January 3, 2019

Camouflaged to Hide and Hunt

Buy me!
By Mary Kay Carson

Kids love to look at pictures of strange and scary, bizarre and slimy, weird and wonderful animals. Harness that fascination but challenging students to ask WHY? Why does that animal have bright red lips, a covering of goo, or legs covered in spikes? How might these strange-looking characteristics help the animal survive? Does it help it find food, hide, hunt, or impress a mate? 

This is challenge of my newest book, WEIRD ANIMALS. Its interactive color-coded design allows readers to observe, predict, and then discover the why behind the weirdIt's a fun way to teach students about animal adaptations and survival strategies like camouflage colors, thorny skin, and extra hard heads!




The book's premise came from one of my most popular author visit school programs, Why Are These Animals so Weird? It's the perfect combination of entertaining images and educational info about animal adaptations. Plus, I'm always surprised by the reasons students predict for an animal's strange behavior or looks! One point I always try to reinforce is that camouflage hides an animal from both predators and prey. Blending in with the surroundings can help an animal stay safe and be a better ambush hunter.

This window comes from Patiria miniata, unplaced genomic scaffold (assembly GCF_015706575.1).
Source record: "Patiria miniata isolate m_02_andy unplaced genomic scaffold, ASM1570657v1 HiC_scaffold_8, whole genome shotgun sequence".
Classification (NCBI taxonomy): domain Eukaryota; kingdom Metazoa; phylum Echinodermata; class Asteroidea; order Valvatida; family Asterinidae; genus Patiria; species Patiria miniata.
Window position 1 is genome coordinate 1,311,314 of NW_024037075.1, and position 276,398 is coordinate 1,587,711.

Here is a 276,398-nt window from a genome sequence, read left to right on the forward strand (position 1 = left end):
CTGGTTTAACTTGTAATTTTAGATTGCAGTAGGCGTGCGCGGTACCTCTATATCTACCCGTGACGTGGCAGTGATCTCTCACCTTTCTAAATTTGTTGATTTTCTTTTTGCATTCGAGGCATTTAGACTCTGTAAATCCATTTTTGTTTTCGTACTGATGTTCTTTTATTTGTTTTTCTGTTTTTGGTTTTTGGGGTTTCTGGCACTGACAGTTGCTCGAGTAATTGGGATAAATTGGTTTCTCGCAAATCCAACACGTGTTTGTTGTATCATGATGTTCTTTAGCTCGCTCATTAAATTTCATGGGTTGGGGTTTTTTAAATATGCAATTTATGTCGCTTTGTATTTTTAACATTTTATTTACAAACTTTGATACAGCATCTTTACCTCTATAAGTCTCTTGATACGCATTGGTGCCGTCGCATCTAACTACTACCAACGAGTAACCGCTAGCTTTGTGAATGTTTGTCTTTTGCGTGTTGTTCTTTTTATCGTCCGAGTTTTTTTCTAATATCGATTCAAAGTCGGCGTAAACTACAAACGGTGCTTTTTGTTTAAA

Try this fun printable activity with your kids. It not only allows them to see how effective camouflage is, but challenges them to quantify those effects. Grab some colored toothpicks, a timer, and start searching!







November 30, 2018

Join the Ultima Journey

By Mary Kay Carson

The spunky spacecraft that became the first visitor to Pluto in 2015 is about to make history again. New Horizons is nearing its second stop, an icy object being called Ultima Thule. Meaning a place "beyond what is known" it's the perfect nick-name for this dark reddish chunk of ice and rock a billion miles past Pluto. Ultima Thule is a Kuiper Belt object, one of millions that orbit beyond Neptune that make up our solar system's outer zone.

After accomplishing its nearly ten-year journey to the Pluto system where it rewrote the book on the icy dwarf planet and its five moons, New Horizons headed toward the small Kuiper Belt object. The speedy grand-piano-sized robotic probe will reach Ultima Thule late this month on New Year's Eve. It will be the farthest planetary exploration by a spacecraft ever! The KBO is an astounding 4 billion miles from the Sun.




Here's how to make sure you're tuned into the action and how to get students up to speed on the mission so far, as well as some fun activities to share.